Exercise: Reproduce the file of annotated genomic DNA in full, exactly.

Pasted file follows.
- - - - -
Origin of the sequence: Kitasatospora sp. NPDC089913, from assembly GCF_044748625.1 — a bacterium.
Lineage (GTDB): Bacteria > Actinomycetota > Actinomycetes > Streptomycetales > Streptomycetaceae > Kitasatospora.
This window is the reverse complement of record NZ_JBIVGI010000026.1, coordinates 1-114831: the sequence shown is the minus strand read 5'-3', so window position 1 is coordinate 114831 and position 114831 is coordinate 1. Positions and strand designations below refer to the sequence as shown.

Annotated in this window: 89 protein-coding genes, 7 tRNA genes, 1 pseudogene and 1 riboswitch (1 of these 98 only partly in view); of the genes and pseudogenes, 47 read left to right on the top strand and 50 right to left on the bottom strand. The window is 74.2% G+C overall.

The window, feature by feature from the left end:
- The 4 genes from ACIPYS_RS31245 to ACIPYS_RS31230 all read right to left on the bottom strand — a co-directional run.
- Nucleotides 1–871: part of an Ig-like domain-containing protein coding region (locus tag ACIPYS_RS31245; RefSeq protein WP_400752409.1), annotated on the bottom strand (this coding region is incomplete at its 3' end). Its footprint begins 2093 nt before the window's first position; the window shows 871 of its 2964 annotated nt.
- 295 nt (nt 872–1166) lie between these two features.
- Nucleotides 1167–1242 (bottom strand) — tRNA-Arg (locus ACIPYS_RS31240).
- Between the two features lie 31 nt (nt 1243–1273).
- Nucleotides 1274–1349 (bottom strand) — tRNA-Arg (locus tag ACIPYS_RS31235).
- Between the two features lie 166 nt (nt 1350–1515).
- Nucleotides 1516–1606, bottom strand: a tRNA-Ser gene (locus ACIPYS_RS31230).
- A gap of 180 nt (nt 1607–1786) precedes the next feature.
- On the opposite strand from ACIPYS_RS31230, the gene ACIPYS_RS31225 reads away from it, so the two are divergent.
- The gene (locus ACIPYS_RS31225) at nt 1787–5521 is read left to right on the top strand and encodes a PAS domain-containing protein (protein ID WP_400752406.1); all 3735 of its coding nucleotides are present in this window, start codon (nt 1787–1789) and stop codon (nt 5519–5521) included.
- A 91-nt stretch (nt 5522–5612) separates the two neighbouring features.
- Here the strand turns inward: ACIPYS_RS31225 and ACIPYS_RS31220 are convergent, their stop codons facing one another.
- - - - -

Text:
Origin of the sequence: Kitasatospora sp. NPDC089913, from assembly GCF_044748625.1 — a bacterium.
Lineage (GTDB): Bacteria > Actinomycetota > Actinomycetes > Streptomycetales > Streptomycetaceae > Kitasatospora.
This window is the reverse complement of record NZ_JBIVGI010000026.1, coordinates 1-114831: the sequence shown is the minus strand read 5'-3', so window position 1 is coordinate 114831 and position 114831 is coordinate 1. Positions and strand designations below refer to the sequence as shown.

Annotated in this window: 89 protein-coding genes, 7 tRNA genes, 1 pseudogene and 1 riboswitch (1 of these 98 only partly in view); of the genes and pseudogenes, 47 read left to right on the top strand and 50 right to left on the bottom strand. The window is 74.2% G+C overall.

The window, feature by feature from the left end:
- The 4 genes from ACIPYS_RS31245 to ACIPYS_RS31230 all read right to left on the bottom strand — a co-directional run.
- Nucleotides 1–871: part of an Ig-like domain-containing protein coding region (locus tag ACIPYS_RS31245; RefSeq protein WP_400752409.1), annotated on the bottom strand (this coding region is incomplete at its 3' end). Its footprint begins 2093 nt before the window's first position; the window shows 871 of its 2964 annotated nt.
- 295 nt (nt 872–1166) lie between these two features.
- Nucleotides 1167–1242 (bottom strand) — tRNA-Arg (locus ACIPYS_RS31240).
- Between the two features lie 31 nt (nt 1243–1273).
- Nucleotides 1274–1349 (bottom strand) — tRNA-Arg (locus tag ACIPYS_RS31235).
- Between the two features lie 166 nt (nt 1350–1515).
- Nucleotides 1516–1606, bottom strand: a tRNA-Ser gene (locus ACIPYS_RS31230).
- A gap of 180 nt (nt 1607–1786) precedes the next feature.
- On the opposite strand from ACIPYS_RS31230, the gene ACIPYS_RS31225 reads away from it, so the two are divergent.
- The gene (locus ACIPYS_RS31225) at nt 1787–5521 is read left to right on the top strand and encodes a PAS domain-containing protein (protein ID WP_400752406.1); all 3735 of its coding nucleotides are present in this window, start codon (nt 1787–1789) and stop codon (nt 5519–5521) included.
- A 91-nt stretch (nt 5522–5612) separates the two neighbouring features.
- Here the strand turns inward: ACIPYS_RS31225 and ACIPYS_RS31220 are convergent, their stop codons facing one another.